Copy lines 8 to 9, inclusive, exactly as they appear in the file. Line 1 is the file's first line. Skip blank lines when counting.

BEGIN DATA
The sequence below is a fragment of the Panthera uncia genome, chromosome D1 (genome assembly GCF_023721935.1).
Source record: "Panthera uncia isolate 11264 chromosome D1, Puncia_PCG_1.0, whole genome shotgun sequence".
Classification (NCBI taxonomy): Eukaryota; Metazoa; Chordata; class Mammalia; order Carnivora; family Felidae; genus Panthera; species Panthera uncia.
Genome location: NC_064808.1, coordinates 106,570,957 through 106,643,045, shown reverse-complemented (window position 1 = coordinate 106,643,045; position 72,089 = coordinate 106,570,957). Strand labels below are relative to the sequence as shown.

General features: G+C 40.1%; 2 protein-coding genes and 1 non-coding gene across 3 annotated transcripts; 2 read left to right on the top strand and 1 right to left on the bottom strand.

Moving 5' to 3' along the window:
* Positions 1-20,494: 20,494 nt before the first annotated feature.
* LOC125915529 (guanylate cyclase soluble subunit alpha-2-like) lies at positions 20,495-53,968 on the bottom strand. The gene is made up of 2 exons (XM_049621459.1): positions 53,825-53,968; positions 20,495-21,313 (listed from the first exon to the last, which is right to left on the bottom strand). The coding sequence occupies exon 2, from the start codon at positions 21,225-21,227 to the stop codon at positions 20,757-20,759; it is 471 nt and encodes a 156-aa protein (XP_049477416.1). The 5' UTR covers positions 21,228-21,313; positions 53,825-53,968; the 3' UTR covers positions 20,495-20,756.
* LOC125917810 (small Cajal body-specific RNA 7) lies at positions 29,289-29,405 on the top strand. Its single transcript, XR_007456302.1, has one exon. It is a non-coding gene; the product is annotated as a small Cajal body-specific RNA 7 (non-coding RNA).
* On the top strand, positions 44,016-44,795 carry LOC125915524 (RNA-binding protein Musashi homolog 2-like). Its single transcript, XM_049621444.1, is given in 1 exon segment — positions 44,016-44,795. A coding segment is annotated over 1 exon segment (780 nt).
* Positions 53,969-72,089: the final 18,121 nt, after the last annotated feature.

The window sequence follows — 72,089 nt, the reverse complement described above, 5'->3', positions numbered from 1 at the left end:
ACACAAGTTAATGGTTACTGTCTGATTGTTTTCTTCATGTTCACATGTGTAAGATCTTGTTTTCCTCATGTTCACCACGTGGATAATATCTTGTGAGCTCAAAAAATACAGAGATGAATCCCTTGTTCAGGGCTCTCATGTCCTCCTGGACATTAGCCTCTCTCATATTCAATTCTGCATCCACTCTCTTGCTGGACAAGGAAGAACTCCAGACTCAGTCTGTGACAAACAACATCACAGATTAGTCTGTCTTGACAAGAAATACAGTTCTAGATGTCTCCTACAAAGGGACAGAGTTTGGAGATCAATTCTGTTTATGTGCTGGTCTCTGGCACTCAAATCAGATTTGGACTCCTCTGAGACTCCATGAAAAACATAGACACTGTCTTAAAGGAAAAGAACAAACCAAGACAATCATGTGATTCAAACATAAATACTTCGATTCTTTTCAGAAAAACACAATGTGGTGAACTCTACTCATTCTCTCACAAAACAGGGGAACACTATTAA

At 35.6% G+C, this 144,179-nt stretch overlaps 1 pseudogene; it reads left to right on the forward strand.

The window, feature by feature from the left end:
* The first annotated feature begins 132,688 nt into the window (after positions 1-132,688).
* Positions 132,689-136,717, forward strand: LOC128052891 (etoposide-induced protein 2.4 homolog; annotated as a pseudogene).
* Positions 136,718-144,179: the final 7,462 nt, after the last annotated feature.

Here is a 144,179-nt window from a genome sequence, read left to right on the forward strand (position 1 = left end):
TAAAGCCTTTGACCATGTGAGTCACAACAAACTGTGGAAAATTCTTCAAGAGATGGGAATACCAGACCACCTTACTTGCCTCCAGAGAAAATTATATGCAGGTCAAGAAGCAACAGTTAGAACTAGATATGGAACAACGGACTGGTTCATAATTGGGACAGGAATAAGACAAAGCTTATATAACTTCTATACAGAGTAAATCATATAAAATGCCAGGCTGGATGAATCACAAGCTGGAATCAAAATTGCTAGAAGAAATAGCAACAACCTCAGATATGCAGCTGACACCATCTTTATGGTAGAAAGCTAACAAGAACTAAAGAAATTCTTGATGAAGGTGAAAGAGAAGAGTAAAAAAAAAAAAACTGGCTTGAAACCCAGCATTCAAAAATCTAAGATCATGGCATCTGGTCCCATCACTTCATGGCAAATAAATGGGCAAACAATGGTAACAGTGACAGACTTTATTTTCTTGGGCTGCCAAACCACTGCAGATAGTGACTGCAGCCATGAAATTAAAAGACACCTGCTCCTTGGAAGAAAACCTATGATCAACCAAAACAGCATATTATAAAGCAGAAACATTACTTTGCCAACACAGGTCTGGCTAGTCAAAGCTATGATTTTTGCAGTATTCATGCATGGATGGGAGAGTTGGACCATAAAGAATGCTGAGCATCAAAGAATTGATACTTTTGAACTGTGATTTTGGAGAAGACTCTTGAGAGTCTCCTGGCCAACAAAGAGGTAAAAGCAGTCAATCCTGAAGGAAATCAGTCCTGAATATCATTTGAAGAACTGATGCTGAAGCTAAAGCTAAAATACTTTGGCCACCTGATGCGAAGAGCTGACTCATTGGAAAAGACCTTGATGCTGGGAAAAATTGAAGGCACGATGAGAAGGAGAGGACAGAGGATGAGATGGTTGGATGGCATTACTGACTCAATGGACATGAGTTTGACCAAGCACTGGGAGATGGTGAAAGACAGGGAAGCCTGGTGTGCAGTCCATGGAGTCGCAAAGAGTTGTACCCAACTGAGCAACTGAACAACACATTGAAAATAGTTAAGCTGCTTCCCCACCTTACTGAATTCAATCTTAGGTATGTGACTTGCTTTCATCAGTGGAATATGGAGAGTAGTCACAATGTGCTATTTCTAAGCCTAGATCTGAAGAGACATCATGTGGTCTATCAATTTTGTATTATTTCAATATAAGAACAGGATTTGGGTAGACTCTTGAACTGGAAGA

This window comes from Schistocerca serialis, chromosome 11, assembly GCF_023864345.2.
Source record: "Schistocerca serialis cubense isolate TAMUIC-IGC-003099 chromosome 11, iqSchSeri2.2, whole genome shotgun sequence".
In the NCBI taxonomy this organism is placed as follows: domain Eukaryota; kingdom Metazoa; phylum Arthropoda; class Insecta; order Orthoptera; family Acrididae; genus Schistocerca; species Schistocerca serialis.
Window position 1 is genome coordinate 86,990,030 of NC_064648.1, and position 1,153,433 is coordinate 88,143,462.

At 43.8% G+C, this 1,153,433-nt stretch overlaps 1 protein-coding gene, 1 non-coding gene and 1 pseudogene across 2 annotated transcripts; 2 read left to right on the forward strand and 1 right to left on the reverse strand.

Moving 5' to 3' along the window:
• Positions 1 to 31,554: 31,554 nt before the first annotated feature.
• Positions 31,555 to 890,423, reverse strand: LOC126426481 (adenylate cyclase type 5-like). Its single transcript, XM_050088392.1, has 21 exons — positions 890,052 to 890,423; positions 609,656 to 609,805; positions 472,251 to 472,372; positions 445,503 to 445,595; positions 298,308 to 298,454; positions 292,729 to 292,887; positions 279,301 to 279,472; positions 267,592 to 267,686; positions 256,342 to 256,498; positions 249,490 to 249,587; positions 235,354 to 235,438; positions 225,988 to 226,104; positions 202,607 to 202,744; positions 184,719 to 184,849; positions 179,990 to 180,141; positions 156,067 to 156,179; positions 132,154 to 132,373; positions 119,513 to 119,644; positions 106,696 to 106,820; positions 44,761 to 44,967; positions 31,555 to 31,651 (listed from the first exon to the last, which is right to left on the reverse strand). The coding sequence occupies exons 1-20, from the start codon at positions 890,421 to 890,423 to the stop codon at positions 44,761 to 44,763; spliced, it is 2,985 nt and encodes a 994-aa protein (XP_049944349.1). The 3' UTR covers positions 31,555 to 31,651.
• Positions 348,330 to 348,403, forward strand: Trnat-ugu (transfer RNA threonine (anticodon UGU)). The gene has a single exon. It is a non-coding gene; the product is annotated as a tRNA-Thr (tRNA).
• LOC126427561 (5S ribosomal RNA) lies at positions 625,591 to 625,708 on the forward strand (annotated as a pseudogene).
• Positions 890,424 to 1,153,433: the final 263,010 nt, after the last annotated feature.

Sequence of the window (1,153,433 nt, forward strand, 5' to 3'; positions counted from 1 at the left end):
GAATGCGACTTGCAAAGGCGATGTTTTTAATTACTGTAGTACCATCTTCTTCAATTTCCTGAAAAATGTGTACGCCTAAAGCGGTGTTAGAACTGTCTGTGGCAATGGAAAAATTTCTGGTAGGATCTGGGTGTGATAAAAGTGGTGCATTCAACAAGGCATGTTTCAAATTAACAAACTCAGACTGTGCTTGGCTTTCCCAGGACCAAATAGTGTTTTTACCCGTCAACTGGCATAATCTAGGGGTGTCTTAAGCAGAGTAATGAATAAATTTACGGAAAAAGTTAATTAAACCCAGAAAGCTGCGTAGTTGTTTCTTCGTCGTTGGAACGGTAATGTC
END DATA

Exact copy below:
* LOC125915529 (guanylate cyclase soluble subunit alpha-2-like) lies at positions 20,495-53,968 on the bottom strand. The gene is made up of 2 exons (XM_049621459.1): positions 53,825-53,968; positions 20,495-21,313 (listed from the first exon to the last, which is right to left on the bottom strand). The coding sequence occupies exon 2, from the start codon at positions 21,225-21,227 to the stop codon at positions 20,757-20,759; it is 471 nt and encodes a 156-aa protein (XP_049477416.1). The 5' UTR covers positions 21,228-21,313; positions 53,825-53,968; the 3' UTR covers positions 20,495-20,756.
* LOC125917810 (small Cajal body-specific RNA 7) lies at positions 29,289-29,405 on the top strand. Its single transcript, XR_007456302.1, has one exon. It is a non-coding gene; the product is annotated as a small Cajal body-specific RNA 7 (non-coding RNA).